Andrew Mollenbeck, wtop.com
WASHINGTON - D.C.'s new residents seem to have a different attitude about owning cars.
While newcomers have helped push up the population by tens of thousands over the past decade, the number of car registrations has done little more than flat line.
A car-free lifestyle is becoming more popular for a variety of reasons, the Washington Examiner first reported, including cost, convenience and demographics.
The Metropolitan Washington Council of Governments reports just a 1 percent increase in registrations between 2008 and 2011 -- far short of matching the population growth of roughly 47,000 more residents between 2000 and 2011, according to census data.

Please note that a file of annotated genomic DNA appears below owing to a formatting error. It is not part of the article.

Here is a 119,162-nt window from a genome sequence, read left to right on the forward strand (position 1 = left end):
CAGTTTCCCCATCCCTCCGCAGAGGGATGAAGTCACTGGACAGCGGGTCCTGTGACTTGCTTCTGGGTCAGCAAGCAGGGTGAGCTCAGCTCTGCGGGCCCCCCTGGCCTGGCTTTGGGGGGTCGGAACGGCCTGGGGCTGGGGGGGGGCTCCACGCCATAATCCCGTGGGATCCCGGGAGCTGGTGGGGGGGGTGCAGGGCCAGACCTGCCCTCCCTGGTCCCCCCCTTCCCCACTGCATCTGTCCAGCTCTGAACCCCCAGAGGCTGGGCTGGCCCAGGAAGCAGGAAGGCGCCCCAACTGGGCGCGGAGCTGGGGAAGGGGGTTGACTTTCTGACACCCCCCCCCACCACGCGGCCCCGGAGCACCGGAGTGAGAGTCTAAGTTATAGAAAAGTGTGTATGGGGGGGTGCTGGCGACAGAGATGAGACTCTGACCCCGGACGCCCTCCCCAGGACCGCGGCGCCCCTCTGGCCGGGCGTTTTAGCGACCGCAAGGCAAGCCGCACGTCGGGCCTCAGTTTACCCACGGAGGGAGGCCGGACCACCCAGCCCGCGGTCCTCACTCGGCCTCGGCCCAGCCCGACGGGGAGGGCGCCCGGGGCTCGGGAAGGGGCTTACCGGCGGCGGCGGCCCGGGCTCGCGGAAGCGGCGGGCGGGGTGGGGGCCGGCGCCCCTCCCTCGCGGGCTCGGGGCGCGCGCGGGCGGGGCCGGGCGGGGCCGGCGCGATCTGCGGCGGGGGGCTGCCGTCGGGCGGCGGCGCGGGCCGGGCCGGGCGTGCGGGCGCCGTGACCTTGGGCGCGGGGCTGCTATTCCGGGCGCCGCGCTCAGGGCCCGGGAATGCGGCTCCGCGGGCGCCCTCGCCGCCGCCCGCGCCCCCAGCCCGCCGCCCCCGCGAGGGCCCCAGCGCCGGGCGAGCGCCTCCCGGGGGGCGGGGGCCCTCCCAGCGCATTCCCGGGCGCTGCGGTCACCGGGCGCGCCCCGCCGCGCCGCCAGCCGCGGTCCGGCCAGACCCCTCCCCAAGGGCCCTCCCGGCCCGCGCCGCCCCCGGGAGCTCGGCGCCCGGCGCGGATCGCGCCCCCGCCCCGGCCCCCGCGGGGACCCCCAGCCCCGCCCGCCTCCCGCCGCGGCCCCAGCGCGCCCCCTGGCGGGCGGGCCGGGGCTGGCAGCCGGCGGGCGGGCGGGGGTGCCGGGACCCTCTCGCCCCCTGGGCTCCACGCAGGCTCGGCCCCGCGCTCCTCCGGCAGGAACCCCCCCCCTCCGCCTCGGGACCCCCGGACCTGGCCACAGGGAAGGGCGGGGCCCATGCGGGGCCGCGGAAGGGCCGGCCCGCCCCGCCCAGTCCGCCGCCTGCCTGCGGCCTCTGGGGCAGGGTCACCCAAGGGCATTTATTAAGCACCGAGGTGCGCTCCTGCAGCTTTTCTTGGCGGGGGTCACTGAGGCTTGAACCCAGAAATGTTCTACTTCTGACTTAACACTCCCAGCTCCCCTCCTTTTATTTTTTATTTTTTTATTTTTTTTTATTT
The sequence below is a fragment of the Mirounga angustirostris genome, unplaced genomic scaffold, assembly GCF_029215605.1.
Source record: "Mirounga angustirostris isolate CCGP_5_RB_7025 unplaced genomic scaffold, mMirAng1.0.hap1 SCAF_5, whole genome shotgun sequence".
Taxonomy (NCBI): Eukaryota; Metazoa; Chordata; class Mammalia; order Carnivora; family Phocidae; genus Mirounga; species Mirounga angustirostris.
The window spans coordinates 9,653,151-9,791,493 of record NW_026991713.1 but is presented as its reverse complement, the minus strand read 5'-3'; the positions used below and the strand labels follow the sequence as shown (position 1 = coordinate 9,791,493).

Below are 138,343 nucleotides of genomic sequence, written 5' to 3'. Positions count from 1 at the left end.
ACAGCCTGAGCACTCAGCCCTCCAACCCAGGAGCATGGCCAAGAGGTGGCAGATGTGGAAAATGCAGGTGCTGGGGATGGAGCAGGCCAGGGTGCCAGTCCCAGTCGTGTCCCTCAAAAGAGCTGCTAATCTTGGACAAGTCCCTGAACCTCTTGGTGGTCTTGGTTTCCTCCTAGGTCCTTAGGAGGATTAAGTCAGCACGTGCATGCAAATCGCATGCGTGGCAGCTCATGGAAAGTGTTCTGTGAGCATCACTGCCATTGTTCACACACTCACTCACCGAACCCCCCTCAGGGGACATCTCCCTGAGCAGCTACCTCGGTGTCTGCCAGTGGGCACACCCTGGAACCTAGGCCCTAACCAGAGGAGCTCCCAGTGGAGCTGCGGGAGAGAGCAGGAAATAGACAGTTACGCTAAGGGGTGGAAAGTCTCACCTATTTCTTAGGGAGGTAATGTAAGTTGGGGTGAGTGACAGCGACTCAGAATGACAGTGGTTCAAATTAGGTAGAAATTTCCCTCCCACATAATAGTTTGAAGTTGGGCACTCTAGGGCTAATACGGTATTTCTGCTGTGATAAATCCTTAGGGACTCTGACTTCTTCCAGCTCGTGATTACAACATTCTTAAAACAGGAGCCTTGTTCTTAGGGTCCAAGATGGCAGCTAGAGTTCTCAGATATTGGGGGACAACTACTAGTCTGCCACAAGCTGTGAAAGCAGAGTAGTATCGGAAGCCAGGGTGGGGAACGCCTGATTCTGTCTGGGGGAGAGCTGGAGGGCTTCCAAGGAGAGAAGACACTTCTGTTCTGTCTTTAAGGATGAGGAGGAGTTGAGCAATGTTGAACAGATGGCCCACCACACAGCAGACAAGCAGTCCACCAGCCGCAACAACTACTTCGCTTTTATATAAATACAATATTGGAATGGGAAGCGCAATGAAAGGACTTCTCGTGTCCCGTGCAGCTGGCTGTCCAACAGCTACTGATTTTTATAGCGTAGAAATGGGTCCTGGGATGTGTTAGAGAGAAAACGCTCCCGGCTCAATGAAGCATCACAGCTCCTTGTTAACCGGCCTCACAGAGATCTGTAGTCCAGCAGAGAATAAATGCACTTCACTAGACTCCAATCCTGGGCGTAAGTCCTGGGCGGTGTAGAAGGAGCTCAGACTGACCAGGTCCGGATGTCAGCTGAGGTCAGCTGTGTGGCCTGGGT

New housing units surrounded by retail stores and transit stops have helped provide alternative options to driving. The infusion of young professionals, often single, has brought an affinity for taking to the bike lanes or walking.
For those occasions when residents do need a car, more are opting for car sharing.
"We've seen about a 20 percent growth of membership year over year for the past many years," says Ellice Perez, the general manager of Zipcar D.C.
"Right now we have about 800 cars in the D.C. area, and this summer we'll get to 950," she says, noting the business has been adding up to 100 cars per year.
Capital Bikeshare has seen a similar trend of new customers. It tallied up 96,939 trips in January. The previous January, it recorded just 38,189 trips, according to its website.
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